It may shock you the first time you open up a trout’s mouth to find a double row of fangs inside. Unlike most fish, trout have several sharp teeth that can become very large as the fish grows.
It’s never a good idea to stick your finger inside a larger trout’s mouth, unless you want to end up with a painful bite that can even draw blood.
Do Trout Have Sharp Teeth?
Rather than having rows of chompers on both jaws like many prey-eating mammals, trout grow a strip of vomerine teeth on the roof of their upper jaw. These kinds of teeth are typically found in carnivorous fish, who use them to hold onto prey and move it down their throat.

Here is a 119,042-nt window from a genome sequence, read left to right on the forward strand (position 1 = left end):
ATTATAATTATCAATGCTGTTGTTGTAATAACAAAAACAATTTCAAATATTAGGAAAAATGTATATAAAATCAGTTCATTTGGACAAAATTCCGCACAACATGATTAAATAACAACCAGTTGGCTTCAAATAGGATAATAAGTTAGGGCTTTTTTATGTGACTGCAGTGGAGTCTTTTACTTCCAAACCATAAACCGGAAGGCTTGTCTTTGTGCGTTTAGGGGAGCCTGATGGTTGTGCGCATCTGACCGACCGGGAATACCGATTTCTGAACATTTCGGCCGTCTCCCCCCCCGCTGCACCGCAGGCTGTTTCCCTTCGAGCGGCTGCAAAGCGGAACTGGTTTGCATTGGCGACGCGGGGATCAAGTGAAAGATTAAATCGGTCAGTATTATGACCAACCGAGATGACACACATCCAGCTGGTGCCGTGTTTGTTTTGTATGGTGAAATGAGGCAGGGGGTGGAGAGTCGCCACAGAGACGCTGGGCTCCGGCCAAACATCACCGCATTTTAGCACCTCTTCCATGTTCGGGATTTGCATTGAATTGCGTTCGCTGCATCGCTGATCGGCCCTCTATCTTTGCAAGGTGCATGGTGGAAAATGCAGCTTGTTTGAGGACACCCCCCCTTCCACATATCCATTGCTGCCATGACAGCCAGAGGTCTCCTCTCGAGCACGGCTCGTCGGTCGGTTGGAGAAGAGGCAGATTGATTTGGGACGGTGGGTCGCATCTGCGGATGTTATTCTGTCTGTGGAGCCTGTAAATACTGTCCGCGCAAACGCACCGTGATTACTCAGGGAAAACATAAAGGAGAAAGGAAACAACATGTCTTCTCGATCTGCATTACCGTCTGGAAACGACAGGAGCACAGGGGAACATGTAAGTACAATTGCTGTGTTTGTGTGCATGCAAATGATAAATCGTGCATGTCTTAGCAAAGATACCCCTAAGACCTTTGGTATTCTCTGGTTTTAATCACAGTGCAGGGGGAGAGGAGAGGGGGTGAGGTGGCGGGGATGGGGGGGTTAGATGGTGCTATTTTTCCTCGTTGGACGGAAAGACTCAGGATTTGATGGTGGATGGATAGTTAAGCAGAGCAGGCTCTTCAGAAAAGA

As male trout mature, they also develop a hook-shaped form on the upper or lower jaw, known as a kype. This beak-like feature can act as a tool for catching and holding prey.
You can look at a trout’s teeth if you ever need to identify your catch from a salmon. Both species have vomerine teeth, but a salmon only has one row in the center of its upper jaw. A trout will have a double row of teeth going back to the throat.
If you’re dealing with a smaller trout, you may be clear to use your finger to remove the fly from its mouth. However, larger trouts over one foot could pack a nasty bite, especially if they mistake your finger for a worm. So be careful if you are trying to take your lure from their mouth.
So if you were wondering do trout have teeth, now you know!